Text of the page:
Last modified on 24 September 2010, at 10:00
- Fare- D well to your bricks and Bm mortar, Fare- G well to your A dirty lies D .
- Fare- D well to your gangways Bm and your gang planks,
- And to Em hell with your over- A time.
- For the D good ship Rag- Bm amuffin
- is G lying A at the D Quay,
- For to Bm take out Pat with a shovel on his back
- To the shores of A Botany D Bay.
- Verse 1
- While D on my way down Bm to the quay where the G ship at A anchor D lays
- To D command a gang of Bm navvys
- that Em I was told to A engage
- I D stopped in for to Bm drink awhile be- G fore I A go D away.
- For to Bm take a trip on an emigrant ship to the shores of A Botany D Bay.
- Verse 2
- Well D the boss came up this Bm morning, and he G said "Well A Pat you D know
- If you D didn't get those Bm navvys out I'm a- Em fraid you'll have to A go "
- So I D asked him for my Bm wages and de- G manded A all my D pay
- And I Bm told him straight, we would all emigrate to the shores of A Botany D Bay.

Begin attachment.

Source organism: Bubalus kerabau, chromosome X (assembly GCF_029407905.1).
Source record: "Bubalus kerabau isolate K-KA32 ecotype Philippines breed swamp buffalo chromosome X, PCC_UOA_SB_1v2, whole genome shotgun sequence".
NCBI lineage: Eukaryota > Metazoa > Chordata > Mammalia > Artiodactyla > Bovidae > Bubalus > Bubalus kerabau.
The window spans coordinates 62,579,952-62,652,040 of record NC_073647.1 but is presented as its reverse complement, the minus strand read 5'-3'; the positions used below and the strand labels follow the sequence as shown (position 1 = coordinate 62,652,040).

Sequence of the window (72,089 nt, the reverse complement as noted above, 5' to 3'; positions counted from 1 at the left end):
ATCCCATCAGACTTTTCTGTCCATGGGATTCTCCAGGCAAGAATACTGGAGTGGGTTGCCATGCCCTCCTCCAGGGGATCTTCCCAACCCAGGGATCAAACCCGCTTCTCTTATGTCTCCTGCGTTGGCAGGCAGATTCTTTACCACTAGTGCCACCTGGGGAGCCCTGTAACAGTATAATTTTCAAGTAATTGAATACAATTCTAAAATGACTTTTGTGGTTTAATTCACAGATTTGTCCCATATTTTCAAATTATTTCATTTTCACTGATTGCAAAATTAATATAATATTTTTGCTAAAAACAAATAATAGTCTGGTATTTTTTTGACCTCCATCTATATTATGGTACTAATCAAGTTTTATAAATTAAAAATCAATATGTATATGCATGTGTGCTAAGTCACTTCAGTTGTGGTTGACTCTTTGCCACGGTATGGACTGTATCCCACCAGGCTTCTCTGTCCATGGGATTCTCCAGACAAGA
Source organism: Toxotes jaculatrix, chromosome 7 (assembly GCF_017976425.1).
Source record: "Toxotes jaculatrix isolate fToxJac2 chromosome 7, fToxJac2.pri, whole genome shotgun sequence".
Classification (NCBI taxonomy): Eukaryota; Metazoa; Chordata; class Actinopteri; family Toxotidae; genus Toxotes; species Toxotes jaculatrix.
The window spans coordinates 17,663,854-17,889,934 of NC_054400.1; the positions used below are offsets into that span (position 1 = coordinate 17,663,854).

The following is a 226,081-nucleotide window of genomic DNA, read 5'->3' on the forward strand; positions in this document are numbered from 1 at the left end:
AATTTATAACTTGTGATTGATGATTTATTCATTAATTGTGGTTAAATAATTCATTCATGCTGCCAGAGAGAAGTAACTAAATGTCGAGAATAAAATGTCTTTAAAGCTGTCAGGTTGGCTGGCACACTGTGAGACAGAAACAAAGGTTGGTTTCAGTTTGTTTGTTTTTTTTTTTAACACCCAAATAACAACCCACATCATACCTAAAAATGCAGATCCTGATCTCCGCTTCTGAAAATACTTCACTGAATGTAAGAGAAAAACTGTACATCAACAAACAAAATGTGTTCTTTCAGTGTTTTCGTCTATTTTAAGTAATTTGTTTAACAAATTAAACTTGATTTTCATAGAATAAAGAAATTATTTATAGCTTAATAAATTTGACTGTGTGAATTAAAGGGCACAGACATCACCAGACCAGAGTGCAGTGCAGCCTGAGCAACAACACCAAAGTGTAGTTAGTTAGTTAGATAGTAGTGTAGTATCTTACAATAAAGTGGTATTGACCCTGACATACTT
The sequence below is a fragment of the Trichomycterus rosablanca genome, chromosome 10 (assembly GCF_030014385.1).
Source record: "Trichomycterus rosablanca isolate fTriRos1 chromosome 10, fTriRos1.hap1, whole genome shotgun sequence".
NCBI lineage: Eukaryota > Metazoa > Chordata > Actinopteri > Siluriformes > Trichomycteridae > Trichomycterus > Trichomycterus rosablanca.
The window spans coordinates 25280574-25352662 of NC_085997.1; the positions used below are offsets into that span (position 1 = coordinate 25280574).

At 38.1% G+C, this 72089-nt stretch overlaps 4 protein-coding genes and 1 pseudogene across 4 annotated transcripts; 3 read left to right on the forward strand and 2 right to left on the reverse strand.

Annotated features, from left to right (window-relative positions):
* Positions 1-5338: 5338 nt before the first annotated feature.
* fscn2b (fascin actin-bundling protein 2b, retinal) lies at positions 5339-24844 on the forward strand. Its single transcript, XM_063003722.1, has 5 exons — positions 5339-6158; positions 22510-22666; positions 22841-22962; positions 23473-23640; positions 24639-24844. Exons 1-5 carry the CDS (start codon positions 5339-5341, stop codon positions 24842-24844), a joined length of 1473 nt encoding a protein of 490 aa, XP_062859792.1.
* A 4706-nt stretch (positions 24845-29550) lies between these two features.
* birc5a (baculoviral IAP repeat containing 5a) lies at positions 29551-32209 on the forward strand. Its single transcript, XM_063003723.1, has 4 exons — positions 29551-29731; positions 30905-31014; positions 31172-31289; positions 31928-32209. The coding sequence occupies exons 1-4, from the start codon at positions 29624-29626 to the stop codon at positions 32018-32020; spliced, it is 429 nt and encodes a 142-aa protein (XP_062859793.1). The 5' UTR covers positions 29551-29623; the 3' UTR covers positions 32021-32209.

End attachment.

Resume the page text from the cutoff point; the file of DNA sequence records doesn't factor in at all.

- Verse 3
- And D when I reach Aus- Bm tralia I'll G go and A search for D gold.
- There's D plenty there for Bm digging up, or Em so I have been A told.
- Or D else I'll go back to Bm my trade and a G hundred A bricks I'll D lay
- Be- Bm cause I live for an eight hour shift on the shores of A Botany D Bay.
That, wat can not be shown in the Midi: It's a drinking song that one should be sung with much pep.
- Hörbeispiel mit Picking- und Schlagmusterbegleitung (help·info)
||This work is in the public domain because its copyright has expired in the United States and those countries with a copyright term of life of the author plus 100 years or less.